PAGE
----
US lead-acid battery recycler Aqua Metals, which posted a first-quarter net loss of US$11.7 million, said it intends to offer and sell shares of its common stock in an underwritten public offering.
The loss reflected several non-cash items, including expenses related to the firm’s agreement with the US arm of France’s transnational Veolia group to operate and manage its AquaRefining plant in Nevada.
The company said it had slowed production during the quarter “to reduce cash burn and safely focus on the implementation of plant improvements and enhancement of process efficiencies” prior to ramping operations.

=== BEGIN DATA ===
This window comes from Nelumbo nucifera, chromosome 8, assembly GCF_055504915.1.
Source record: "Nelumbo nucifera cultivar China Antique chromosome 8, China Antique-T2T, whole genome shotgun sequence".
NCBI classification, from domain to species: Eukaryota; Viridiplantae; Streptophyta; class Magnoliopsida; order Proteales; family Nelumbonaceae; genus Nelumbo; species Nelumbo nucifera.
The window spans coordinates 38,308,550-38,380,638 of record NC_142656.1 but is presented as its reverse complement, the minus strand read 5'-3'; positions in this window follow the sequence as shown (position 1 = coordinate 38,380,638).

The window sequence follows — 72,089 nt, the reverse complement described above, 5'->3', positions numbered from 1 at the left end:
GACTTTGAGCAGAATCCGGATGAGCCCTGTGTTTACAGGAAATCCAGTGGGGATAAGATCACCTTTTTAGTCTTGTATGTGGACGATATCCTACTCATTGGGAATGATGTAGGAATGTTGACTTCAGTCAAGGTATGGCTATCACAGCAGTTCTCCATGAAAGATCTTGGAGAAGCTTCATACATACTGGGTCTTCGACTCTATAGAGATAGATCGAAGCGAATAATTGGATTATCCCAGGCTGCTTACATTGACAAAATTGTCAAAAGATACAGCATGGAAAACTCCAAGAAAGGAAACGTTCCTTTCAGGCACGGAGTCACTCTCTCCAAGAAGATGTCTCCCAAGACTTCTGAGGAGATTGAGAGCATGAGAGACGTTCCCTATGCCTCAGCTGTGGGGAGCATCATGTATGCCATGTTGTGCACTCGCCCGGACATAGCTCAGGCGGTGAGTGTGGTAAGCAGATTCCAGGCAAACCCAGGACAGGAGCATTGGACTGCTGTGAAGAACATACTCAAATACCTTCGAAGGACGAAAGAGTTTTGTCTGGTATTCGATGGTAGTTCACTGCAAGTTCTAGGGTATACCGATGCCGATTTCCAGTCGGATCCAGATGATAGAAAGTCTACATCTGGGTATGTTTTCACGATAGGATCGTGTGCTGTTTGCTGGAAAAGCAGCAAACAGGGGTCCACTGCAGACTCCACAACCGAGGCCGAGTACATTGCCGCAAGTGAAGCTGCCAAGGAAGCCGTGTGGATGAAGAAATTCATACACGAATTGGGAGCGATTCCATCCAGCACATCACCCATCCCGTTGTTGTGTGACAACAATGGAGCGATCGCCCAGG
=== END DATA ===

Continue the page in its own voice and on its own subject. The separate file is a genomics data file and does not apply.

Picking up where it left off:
Aqua Metals plans to use cash raised from the proposed offering for working capital, which could include expanding production activities in Nevada.
President and CEO Steve Cotton said the company remained “laser-focused” on boosting supplies of ultra-pure lead to battery manufacturers and promoting partnerships to expand AquaRefining globally.
Cotton said the company was still on track to have 16 AquaRefining modules in operation by the end of 2019.
“While we have put in place the equipment and processes to scale production, electrolyte recovery remains critical to enhancing our contribution margin and allowing us to scale further,” Cotton said.